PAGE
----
This third volume focuses on Tiger 131 of the 504th: the first running Tiger to be exploited in the West, the first Tiger sent to Britain, the most studied Tiger, and the only running Tiger in the world today. This volume reveals the untold story of how Tiger 131 was captured on Gueriat el Atach in almost perfect condition, after fighting for two days, against parts of four battalions of tanks and six battalions of infantry. No less remarkable is its recovery and exploitation in Tunisia, how it got to Britain, its tardy and incomplete trials, the missing reports, the tank’s relegation in disabled condition – during a politicized dispute about the relative merits of Allied tanks, and the falsification of its provenance to suggest that it was captured at Djebel Djaffa, three days earlier, by different units.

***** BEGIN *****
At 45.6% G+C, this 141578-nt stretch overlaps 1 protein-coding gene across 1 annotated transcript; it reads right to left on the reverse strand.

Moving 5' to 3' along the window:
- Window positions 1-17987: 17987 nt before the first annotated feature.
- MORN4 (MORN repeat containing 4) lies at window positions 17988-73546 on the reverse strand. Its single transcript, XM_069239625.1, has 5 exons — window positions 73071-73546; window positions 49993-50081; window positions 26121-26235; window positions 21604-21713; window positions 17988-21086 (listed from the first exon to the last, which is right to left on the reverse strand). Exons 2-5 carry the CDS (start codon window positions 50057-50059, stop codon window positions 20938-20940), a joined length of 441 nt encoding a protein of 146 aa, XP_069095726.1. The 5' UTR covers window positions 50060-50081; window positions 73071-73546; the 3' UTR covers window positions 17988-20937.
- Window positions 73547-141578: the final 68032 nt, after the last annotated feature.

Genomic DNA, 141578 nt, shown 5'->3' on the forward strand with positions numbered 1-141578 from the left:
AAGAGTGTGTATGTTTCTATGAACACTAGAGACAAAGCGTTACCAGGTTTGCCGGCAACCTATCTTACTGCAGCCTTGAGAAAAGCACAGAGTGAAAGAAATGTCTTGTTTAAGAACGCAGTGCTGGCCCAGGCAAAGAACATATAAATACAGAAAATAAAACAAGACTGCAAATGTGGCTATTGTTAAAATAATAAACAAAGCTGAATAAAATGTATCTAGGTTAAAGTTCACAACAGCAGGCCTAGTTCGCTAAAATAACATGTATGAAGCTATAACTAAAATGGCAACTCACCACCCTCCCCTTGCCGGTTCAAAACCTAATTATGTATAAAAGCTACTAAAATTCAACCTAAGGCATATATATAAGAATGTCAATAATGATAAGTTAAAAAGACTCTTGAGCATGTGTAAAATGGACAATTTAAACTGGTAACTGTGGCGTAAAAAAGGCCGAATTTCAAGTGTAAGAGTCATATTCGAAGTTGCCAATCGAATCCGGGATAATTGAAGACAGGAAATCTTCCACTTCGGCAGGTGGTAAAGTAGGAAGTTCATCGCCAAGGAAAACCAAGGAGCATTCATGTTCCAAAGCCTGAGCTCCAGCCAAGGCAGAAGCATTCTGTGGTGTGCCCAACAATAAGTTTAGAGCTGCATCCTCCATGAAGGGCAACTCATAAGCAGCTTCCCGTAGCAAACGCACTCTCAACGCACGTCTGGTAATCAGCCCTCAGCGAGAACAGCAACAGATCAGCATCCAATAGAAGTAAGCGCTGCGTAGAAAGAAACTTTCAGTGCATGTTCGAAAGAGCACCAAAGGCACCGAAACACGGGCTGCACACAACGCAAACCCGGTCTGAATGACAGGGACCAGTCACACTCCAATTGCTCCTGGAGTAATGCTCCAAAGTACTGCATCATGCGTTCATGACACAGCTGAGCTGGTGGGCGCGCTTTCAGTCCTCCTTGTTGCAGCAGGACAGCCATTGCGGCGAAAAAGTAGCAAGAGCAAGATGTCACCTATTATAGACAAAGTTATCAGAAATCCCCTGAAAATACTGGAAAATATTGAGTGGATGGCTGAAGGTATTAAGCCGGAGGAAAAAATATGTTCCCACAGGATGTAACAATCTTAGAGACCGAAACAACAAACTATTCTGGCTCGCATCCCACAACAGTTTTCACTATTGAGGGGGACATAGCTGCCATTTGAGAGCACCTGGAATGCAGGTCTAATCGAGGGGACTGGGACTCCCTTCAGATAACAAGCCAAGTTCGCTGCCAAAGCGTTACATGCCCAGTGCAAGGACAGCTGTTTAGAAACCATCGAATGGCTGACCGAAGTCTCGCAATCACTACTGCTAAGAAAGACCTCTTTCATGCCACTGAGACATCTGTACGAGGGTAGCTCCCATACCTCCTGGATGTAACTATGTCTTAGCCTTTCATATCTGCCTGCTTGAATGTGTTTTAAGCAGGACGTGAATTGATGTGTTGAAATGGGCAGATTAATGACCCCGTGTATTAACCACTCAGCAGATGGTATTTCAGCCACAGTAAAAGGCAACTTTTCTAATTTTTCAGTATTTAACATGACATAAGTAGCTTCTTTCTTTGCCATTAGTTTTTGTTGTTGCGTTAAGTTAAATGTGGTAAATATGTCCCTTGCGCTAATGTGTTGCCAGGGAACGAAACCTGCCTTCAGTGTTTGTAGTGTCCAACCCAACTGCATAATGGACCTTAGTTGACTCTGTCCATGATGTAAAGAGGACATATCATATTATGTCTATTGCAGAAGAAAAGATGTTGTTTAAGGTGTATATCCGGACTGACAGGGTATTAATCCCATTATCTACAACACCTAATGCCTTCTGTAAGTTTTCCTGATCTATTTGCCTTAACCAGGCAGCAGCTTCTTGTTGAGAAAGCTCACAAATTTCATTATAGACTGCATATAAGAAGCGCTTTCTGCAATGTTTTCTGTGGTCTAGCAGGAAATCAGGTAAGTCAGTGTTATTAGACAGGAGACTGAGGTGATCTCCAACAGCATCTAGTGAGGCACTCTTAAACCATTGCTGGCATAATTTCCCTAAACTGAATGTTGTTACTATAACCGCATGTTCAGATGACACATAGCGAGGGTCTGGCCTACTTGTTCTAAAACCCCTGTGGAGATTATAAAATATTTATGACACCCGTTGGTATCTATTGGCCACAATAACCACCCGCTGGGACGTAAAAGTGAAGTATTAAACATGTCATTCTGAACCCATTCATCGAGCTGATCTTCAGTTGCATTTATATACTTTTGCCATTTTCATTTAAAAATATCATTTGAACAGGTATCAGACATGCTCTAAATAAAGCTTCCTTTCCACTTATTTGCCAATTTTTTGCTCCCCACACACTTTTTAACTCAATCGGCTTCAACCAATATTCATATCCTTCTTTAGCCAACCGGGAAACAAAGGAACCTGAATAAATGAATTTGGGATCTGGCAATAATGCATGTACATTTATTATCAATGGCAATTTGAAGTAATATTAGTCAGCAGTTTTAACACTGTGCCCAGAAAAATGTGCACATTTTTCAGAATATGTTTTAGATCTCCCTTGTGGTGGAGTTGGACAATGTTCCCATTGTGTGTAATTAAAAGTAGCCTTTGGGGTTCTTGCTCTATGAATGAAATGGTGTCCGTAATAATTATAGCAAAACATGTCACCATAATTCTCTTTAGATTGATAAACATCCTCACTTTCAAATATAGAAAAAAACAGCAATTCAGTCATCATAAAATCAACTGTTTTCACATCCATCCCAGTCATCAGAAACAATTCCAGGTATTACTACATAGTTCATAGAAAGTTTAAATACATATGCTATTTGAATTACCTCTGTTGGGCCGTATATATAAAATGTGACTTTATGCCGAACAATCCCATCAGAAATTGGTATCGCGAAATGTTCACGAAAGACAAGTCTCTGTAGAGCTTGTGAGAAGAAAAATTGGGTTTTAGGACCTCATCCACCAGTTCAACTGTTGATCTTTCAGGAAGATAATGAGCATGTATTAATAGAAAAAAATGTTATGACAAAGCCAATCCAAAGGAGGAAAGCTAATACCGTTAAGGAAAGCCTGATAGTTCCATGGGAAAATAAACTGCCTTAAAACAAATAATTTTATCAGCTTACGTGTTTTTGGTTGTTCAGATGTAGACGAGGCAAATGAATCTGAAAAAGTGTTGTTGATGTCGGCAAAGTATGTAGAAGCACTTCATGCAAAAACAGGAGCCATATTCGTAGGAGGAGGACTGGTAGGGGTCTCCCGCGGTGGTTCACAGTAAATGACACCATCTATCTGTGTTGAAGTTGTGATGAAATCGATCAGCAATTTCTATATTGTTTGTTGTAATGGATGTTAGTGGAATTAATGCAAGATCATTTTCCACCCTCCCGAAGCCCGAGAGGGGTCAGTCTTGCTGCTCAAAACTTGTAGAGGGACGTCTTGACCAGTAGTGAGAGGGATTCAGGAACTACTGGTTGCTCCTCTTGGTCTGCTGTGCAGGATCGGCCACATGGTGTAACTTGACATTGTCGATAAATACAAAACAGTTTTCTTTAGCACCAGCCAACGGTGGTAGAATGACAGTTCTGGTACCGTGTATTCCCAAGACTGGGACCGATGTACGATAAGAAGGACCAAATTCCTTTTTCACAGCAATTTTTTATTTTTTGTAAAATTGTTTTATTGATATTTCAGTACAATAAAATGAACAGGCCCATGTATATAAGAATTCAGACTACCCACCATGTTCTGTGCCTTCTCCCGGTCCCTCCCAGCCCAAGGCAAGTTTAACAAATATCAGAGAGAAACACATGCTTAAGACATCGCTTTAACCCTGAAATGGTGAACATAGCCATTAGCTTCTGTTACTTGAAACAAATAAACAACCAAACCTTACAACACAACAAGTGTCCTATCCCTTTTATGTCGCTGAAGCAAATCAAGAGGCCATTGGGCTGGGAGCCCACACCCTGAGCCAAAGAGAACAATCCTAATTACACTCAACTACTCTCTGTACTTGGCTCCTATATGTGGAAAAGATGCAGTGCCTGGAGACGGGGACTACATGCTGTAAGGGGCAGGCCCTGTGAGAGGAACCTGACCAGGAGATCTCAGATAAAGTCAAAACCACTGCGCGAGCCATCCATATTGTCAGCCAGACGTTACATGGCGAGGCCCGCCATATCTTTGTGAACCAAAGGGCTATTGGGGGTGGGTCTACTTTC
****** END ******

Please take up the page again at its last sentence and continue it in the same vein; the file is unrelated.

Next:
Also describes: the campaigns in Sicily in 1943, mainland Italy from 1943 to 1945, France in 1944, and Germany in 1945; the Tigers captured in those campaigns; the widening gaps between the intelligence at home, what the users heard, and what their commanders, politicians, propagandists, and historians said; the first battles between the latest Allied tanks and the last Tigers; and the post-war fates of the surviving Tigers.
This fourth and final volume in the series analyses Tiger’s technologies, capabilities, and performance, in both German and Allied understanding. The chapters cover the trade-offs, productivity, cost-effectiveness, reliability, maintainability, life cycle, strategic mobility, tactical mobility, lethality, and survivability.